In today's Star Tribune, Paul Douglas is a man after my own heart. He writes:"If you're keeping track, there are only 32 days left until Valentine's Day; 47 days left until Meteorological Spring (March 1st) and only 66 days left until the Vernal Equinox (March 20). To be honest, I can't believe it's already the 13th of January. Before we know it, we'll be able to start buying petunias and pansies! #OptimismOf course, the way last Spring played out in Minnesota, I'm not sure the arrival of Spring is all that meteorologically significant. We perpetually live in hope. Mr. Douglas didn't mention it but Minneapolis' average high reaches 32 usually during the last week of February (less than 47 days away). That leads to Spring green up and leaf out becoming noticeable in late April to mid-May. Could you use a reminder of what happens when that occurs? Here's what Spring can look like.
"Not sure if that positive spin helped any, but the good news is that we're heading in the right direction. We've managed to pick up nearly 20 minutes of extra daylight since the Winter Solstice a little more than 3 weeks ago. By the end of January, we'll have gained nearly 40 to 50 minutes!"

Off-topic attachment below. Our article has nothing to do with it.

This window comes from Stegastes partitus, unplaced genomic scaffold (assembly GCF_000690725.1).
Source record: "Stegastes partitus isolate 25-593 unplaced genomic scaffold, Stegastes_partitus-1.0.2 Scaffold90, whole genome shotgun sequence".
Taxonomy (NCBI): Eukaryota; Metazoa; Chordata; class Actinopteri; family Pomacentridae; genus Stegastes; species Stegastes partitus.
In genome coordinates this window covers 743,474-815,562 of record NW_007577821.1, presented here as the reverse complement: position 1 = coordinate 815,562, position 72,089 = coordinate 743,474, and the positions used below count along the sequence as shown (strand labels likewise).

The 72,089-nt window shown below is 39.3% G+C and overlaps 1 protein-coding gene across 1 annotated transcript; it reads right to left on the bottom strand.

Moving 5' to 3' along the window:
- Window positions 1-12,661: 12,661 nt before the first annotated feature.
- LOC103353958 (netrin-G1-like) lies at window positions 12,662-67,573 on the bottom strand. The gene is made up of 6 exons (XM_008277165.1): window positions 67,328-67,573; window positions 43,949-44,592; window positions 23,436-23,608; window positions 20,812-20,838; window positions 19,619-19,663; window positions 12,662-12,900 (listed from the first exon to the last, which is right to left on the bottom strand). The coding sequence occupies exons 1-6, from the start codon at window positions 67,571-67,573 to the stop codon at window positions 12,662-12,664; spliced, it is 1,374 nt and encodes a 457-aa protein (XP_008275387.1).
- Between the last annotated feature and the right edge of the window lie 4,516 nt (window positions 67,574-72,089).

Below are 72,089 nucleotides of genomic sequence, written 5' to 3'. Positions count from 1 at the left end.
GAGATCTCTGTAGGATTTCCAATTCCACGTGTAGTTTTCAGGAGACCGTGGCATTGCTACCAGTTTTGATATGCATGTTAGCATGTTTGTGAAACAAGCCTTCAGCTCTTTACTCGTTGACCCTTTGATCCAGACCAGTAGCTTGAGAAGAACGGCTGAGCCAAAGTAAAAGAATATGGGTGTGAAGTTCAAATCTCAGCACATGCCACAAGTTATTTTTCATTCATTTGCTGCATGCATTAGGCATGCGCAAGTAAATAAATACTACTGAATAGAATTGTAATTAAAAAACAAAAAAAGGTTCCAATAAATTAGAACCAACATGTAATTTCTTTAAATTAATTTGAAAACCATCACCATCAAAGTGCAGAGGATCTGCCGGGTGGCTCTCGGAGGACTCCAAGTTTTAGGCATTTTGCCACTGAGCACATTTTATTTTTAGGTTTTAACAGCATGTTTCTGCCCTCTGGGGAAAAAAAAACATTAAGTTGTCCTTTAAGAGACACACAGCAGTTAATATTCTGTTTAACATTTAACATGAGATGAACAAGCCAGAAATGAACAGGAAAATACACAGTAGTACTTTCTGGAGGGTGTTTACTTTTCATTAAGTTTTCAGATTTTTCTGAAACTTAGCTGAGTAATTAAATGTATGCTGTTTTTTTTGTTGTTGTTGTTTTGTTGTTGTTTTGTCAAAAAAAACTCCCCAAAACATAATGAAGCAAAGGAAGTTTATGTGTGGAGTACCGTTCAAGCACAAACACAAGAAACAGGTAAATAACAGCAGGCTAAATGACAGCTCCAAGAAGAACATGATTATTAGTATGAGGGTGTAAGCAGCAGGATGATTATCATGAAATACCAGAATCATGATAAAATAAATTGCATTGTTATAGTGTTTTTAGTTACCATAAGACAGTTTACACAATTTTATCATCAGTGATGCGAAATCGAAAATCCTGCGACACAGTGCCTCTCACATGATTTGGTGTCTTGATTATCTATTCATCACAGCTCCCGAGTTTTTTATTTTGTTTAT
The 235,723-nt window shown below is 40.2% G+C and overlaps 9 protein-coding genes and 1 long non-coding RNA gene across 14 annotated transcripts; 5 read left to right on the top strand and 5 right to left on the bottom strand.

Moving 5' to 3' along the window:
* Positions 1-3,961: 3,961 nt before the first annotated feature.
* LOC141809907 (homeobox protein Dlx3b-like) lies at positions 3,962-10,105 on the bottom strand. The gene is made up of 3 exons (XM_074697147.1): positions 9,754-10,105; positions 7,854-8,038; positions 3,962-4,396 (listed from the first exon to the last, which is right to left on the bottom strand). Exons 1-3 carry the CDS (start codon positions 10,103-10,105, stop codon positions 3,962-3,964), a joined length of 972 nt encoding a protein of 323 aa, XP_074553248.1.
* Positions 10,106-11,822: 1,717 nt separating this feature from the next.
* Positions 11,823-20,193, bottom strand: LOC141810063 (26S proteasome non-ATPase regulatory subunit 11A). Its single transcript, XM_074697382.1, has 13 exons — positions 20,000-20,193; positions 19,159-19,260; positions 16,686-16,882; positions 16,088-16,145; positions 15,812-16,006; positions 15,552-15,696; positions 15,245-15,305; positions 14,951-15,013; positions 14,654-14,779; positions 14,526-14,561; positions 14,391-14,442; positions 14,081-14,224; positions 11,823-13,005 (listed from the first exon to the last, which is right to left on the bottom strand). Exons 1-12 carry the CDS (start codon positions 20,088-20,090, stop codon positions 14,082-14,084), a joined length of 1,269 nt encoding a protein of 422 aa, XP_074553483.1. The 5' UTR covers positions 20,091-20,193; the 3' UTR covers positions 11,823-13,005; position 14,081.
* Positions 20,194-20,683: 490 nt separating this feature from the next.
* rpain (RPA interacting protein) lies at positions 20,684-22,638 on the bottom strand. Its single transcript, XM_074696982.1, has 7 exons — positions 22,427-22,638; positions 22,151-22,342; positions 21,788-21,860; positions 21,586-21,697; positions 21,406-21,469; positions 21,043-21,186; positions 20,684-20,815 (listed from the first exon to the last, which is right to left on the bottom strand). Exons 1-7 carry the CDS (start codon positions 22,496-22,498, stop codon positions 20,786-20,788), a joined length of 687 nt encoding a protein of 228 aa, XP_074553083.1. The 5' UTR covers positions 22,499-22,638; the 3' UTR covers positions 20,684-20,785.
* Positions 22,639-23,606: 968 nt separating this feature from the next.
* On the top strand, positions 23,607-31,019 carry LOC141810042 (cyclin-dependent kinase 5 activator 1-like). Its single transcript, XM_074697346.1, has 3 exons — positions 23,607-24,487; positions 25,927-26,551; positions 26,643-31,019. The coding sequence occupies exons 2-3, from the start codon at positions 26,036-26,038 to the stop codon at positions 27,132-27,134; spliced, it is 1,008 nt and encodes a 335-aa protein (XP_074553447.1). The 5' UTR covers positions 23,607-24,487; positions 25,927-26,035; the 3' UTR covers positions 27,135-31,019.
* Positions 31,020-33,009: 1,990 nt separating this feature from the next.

Spring green up © harrington
Just weeks before these trees started to turn green, we got hit with a notable April snowstorm. Then, southeastern Minnesota got over a foot of snow last May 1 to 3. This is what early Spring looked like last year.
April 19, 2013 snow storm © harrington
Getting back to where we actually are on the calendar, according to the Anishnaabe (Chippewa, Ojibwe), this week's full moon, which is on January 15, is called Gichimanidoo-giizis, the Great Spirit Moon. For the Ojibwe, January is the Great Spirit Moon because that is when the Great Spirit has a birthday. Caroline Caddy tells us about another way to relate to the moon.
Editing the Moon
Be preciseauthority is magic.When you think you've got it straightwax wane declinationfeel the movement under your handone summer morningas you observe it setthen rise that night.Always use a well-sharpened pencilfollowed by a good eraser.Watch the white emerge.
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